Author: Steven Erikson
Series: The Malazan Book of the Fallen #2
Review Copy: Paperback bought new
Overall Rating: 5 out of 5
In the vast dominion of Seven Cities, in the Holy Desert Raraku, the seer Sha’ik and her followers prepare for the long-prophesied uprising known as the Whirlwind. Unprecedented in size and savagery, this maelstrom of fanaticism and bloodlust will embroil the Malazan Empire in one of the bloodiest conflicts it has ever known, shaping destinies and giving birth to legends . . .
Set in a brilliantly realized world ravaged by dark, uncontrollable magic, this thrilling novel of war, intrigue and betrayal confirms Steven Erikson as a storyteller of breathtaking skill, imagination and originality–the author who has written the first great fantasy epic of the new millennium.
Deadhouse Gates is the second novel in Steven Erikson’s epic fantasy series The Malazan Book of the Fallen. This continues the story that began in Gardens of the Moon. It moves away from Genabackis and on to another continent in an area called the Seven Cities.
There are some familiar faces, but also many new ones. I find that one of the strengths of this book is the characters. It is very character-driven, and has many strong personalities. The cast of characters is very large. Felisin is the younger sister of Ganoes Paran from the first book, and is a major focus here. She has a very strong personality and incredibly defiant. Heboric Light Touch is an intriguing ex-priest who shows some very interesting abilities. We also get to meet Fiddler, Crokus, Apsalar, and Kalam again. They’re all from the first book. Kalam has a focused mission, so we spend a lot of time with him, and I really enjoyed reading his part. Apsalar is going through a lot of changes, while Crokus and Fiddler watch on. These three are still together from Darujhistan. The Wickan Coltain is a military leader, and his quest to bring the refugees of the Seven Cities is the main focus of the story. He’s a rather unconventional leader. The Imperial Historian Duiker is also a major character who is both an old soldier and an observer of the exodus. He is also an acquaintance of Heboric’s. The pair that impressed me the most were the half Jaghut Icarium and Mappo the Trell. The relationship between Icarium and Mappo was absolutely fascinating, and their friendship was powerful. And finally, although she played a small part, Ganoes Paran and Felisin’s older sister Tavore is now that Adjunct. She’ll likely play a much larger part in later books. They were my favourite characters in this book. I loved those two. There are many more characters, but these were the ones that had the greatest impact, I thought.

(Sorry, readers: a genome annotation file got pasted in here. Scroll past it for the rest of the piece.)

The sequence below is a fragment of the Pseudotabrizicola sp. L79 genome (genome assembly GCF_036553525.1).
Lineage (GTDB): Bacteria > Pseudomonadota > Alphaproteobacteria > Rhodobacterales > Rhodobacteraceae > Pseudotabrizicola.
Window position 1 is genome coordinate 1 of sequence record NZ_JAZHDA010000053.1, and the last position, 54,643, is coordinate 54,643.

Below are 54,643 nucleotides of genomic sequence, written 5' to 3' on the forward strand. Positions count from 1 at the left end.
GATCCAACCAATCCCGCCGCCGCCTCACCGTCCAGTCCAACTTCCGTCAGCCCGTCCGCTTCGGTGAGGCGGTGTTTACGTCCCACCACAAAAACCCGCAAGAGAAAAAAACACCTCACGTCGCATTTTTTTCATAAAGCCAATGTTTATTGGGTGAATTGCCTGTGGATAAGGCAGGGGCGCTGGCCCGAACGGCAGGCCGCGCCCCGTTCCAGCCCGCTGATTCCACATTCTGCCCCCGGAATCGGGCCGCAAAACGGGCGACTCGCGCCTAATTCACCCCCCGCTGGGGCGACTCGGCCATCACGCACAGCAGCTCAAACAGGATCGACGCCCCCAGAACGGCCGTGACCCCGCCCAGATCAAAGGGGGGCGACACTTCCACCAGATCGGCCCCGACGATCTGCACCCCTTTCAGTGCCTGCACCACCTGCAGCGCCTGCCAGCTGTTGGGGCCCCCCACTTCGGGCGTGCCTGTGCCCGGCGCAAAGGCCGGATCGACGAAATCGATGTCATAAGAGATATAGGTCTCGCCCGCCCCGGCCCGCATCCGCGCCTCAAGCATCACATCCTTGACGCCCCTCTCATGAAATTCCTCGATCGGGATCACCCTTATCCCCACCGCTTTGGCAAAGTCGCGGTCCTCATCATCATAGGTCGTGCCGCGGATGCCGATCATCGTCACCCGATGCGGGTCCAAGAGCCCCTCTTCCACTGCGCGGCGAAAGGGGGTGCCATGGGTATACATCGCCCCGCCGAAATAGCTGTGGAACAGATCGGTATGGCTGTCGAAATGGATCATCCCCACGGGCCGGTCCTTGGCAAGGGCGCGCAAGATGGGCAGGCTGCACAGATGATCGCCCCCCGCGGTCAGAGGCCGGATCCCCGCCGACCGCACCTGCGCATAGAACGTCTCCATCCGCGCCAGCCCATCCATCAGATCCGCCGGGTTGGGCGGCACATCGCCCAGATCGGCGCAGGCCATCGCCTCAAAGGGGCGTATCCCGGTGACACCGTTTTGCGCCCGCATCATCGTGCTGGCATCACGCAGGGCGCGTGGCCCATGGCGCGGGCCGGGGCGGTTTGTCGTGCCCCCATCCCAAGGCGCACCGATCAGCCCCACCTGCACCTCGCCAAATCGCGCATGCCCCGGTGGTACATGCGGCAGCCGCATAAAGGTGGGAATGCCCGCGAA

The world that Erikson created is vivid and realistic. I felt like I was there with the characters. The worldbuilding involved in this series is extensive. The desert of Raraku felt dry and dusty. I could imagine I was there. The way Erikson describes the scenes painted a realistic picture in my mind. The towns and cities all had their own unique character, the landscapes were amazing, and I felt like I could experience the weather. Excellent job.
The story was a bit different than what we saw in Gardens of the Moon. This time, we had more of a journey rather than a battle in one location. I felt like a tourist at times seeing many new places, since they kept traveling. The main focus was on Coltaine’s Army protecting the refugees from the Seven Cities as they were pursued by the rebel commander and former Imperial soldier Korbolo Dom. It was called the Chain of Dogs, which is shown on the maps in the book. There were many battles and many deaths. Kalam had his own mission to go straight to the Empress. Felisin had her sights on her sister Tavore, but she had an even greater destiny. Mappo and Icarium had their own journey, but there was something very interesting about their mission, and it had more to do with Icarium’s sad past. And finally, there was Apsalar, Crokus, and Fiddler’s journey, which led to a few surprises. Many paths crossed, many separated, and many joined together. It was like these story threads were woven together. It’s very intricate and complex, but very compelling.
The Malazan series is proving to be a very good series, and this second installment was incredibly enjoyable. I loved immersing myself in this world, even though it was treacherous and filled with war and death. The thing about this series is it’s dark and gritty. You should expect major characters to die unexpectedly. It’s war, and it isn’t pretty. But what a story it is. I would give this 5 out of 5 stars. It was just that good. Highly recommended.